I sat on the saggy black couch and watched as the doctor checked off boxes on her computer. She was checking bright, alert, talkative, she was also unchecking sad, tired, unhappy. This is always how we started our appointments. I was alert, I was bright, I was talkative, I was lying. It wasn’t quite raining, but it wasn’t snowing either. There seemed to be a downfall of slush from the sky and I was thankful that it wasn’t sunny. I hate when its bright out, I feel some unnamed pressure to prove that I can be bright too. The sun is to demanding.
She asked me how I was feeling.
I was feeling fine. Great, the Prozac was really working this time.
How much was I taking?
Twenty milligrams, around lunch time.
And how was that working for me?
Fine, I feel much better.
Any plans for the weekend?
Having dinner with some friends, working, the usual.
And it was, good really, except it wasn’t. My mother asked me before we left the house what I was going to tell the doctor. I was going to tell her I was doing fine, I was doing better, I was going to tell her I was feeling much more optimistic.
I wasn’t going to tell her I was still making plans. I wasn’t going to tell her that the darkness was still living in my chest. That I didn’t know if I would ever fully dislodge it. I wouldn’t tell her that at night when I crawled into bed, the demons still ran races around my mind until my brain was too tired to fight back.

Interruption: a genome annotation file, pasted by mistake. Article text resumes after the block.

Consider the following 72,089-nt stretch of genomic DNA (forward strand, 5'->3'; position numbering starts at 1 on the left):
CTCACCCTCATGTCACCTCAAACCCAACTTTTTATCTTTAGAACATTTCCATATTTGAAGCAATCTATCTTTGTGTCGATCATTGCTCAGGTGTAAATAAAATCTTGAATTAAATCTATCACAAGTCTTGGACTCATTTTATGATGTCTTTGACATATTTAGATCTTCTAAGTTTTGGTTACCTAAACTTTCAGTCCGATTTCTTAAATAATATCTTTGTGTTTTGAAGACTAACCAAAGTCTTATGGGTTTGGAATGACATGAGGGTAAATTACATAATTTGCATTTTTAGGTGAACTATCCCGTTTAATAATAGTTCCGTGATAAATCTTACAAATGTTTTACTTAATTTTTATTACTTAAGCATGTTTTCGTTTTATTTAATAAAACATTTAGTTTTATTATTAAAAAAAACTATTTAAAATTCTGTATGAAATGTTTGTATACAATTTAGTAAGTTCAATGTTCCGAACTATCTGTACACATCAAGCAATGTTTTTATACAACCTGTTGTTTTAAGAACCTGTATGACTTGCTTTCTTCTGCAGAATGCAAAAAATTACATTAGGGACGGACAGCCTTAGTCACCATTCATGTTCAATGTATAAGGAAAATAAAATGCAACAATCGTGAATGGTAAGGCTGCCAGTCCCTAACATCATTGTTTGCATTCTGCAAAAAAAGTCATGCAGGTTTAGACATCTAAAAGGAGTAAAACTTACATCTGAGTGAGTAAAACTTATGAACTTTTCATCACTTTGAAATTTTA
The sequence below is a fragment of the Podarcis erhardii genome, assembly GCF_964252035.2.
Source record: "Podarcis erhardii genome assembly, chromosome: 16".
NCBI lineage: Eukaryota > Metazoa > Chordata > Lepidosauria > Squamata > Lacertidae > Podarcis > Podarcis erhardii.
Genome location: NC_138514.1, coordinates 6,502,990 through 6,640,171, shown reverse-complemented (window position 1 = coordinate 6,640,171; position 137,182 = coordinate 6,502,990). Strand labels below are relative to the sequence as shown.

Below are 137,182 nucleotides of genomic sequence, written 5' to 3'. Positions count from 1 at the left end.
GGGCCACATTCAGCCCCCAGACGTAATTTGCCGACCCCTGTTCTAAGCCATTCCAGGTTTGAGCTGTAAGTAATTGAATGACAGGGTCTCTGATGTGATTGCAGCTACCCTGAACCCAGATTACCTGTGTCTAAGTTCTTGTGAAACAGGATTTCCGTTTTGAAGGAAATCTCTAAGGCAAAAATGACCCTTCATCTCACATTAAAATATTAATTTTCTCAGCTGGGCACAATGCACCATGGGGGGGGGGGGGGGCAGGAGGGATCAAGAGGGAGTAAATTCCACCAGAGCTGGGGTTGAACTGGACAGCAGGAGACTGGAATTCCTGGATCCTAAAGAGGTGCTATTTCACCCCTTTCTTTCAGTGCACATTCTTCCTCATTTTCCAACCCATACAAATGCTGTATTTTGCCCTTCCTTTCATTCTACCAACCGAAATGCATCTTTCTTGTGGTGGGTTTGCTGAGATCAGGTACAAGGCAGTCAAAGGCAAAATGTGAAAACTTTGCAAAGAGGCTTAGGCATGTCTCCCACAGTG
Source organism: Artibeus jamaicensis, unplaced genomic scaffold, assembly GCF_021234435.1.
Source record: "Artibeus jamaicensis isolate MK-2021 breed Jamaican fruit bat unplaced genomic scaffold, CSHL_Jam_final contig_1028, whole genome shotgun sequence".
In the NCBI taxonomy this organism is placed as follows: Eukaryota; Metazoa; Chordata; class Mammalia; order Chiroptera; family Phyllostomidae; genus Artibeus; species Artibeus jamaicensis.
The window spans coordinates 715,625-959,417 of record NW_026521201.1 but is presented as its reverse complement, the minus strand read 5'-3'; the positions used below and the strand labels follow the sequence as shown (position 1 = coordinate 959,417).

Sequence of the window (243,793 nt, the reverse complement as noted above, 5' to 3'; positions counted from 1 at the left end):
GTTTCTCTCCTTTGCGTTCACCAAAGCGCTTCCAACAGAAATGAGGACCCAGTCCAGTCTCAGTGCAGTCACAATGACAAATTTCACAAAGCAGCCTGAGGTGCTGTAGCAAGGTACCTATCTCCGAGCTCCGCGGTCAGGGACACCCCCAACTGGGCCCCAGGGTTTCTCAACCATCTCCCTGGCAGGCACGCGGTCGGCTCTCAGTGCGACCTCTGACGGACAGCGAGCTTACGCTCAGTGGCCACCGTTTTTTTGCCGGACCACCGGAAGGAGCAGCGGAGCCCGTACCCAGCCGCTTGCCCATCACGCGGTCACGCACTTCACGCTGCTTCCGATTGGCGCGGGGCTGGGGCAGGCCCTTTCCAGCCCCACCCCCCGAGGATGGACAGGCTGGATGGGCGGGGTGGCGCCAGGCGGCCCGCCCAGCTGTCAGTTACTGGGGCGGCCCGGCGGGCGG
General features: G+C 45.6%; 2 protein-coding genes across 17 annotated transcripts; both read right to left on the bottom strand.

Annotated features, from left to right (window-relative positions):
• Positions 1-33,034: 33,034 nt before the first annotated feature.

I knew everyone needed me to be better, and some days I really was. In many ways, I did feel brighter, I did feel more alive. But when I had a bad day, boy did I have a bad day. And not in the, oh no I failed a test kind of bad day but the, oh no I can’t get out of bed kind of bad days.
I don’t tell her that every time I drive my car down the street I think people are following me. I don’t tell her that everyone shopping with me in the super market is an undercover cop ready to take me down. I don’t tell her that I can’t sit still in class because the walls are moving, and they’re getting closer.